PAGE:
The stunning mystery of crown shyness

Visually stunning: The crowns form a canopy with channel-like gaps similar to natural fractals.

A mystery: Crown shyness was first documented in scientific literature in the 1920s.

Competing theories: That's not to say that there aren't theories however.

Striking appearance: The organization and synchronization makes crown shyness such an awe-inspiring phenomenon.

Not all trees are shy: The effect usually occurs between trees of the same species.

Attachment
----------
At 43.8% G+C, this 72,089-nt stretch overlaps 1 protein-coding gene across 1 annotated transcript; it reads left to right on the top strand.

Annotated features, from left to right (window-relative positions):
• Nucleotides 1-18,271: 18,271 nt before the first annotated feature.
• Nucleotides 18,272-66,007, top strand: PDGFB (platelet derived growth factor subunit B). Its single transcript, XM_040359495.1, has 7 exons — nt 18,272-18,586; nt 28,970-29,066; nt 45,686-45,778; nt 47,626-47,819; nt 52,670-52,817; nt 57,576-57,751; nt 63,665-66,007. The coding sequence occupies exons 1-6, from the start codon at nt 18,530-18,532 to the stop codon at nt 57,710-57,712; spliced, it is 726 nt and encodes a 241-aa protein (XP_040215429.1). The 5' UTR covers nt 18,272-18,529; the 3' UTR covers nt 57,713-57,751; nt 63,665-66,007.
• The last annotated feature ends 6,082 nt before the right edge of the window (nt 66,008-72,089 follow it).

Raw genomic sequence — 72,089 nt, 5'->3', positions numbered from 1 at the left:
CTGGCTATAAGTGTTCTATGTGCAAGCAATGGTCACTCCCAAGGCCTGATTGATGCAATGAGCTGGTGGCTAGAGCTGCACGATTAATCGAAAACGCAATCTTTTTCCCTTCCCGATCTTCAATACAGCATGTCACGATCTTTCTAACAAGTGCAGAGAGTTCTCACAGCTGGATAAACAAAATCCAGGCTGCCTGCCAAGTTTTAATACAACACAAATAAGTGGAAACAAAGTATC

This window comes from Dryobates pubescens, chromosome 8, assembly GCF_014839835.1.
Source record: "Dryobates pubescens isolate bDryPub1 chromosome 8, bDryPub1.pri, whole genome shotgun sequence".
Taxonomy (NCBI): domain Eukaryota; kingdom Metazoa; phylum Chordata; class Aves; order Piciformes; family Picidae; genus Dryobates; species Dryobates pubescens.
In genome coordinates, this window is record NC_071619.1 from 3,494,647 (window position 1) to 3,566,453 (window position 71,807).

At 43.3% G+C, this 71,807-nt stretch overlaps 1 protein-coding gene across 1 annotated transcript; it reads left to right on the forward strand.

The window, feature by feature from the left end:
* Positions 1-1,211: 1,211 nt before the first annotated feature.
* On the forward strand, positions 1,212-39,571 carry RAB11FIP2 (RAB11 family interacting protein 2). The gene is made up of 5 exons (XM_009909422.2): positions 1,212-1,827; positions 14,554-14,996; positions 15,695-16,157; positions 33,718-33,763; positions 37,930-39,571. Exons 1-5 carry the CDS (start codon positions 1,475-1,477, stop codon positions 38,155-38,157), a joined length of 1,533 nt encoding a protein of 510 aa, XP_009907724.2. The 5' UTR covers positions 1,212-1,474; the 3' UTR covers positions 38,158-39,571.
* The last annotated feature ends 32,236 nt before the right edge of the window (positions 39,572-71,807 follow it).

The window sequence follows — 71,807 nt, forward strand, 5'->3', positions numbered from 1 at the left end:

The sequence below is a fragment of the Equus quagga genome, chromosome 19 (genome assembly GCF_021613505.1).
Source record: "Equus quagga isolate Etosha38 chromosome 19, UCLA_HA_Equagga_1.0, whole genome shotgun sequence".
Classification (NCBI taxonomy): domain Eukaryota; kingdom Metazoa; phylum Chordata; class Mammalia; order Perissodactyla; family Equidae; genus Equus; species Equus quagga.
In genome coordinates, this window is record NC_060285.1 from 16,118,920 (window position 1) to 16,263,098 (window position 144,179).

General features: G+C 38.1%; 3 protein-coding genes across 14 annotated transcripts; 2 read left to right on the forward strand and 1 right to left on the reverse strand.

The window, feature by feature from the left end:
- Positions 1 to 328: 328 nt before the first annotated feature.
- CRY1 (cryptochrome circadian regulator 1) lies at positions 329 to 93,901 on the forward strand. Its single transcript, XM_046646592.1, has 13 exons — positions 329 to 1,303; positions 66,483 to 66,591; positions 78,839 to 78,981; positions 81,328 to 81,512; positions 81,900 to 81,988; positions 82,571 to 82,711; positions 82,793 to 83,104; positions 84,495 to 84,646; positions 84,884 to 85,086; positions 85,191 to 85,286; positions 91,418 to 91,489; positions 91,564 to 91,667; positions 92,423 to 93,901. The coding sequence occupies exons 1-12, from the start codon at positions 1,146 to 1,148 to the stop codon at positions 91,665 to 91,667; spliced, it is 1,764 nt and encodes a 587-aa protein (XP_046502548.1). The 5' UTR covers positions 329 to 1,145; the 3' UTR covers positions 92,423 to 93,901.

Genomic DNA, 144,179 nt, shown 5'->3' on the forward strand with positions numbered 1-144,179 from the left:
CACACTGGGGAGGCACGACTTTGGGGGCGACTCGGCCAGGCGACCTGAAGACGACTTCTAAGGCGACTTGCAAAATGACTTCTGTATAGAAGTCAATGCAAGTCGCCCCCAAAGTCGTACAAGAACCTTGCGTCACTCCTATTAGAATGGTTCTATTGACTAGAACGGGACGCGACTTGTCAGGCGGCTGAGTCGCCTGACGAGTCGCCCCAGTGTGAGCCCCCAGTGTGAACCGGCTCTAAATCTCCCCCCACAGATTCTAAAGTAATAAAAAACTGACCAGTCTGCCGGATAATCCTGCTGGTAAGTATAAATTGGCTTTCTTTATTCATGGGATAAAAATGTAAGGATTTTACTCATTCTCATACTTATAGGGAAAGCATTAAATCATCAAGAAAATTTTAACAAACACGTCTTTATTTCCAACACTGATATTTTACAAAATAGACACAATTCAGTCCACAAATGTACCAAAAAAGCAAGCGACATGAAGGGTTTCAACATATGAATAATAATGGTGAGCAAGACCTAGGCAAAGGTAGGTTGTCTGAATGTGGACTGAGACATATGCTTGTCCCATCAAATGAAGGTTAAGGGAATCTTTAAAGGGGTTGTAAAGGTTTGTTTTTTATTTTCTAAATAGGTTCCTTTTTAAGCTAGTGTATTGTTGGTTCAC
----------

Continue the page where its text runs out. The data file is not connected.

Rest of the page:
Adaptive behavior theories: Australian forester M.R. Jacobs wrote in his 1955 book 'Growth Habits of the Eucalypts.

Adaptive behavior theories: In 1986, this theory was also supported by Dr Miguel Franco, who noticed that when the branches of Sitka spruce.

Reciprocal pruning: Many scientists supported the belief that physical contact between the branches, caused by strong winds.

They can put themselves out there with some help: Some experiments have shown that if you stop trees which display crown shyness from swaying.

There are many more theories: Other scientists have suggested that crown shyness is a way to stop leaf-eating insects from spreading.

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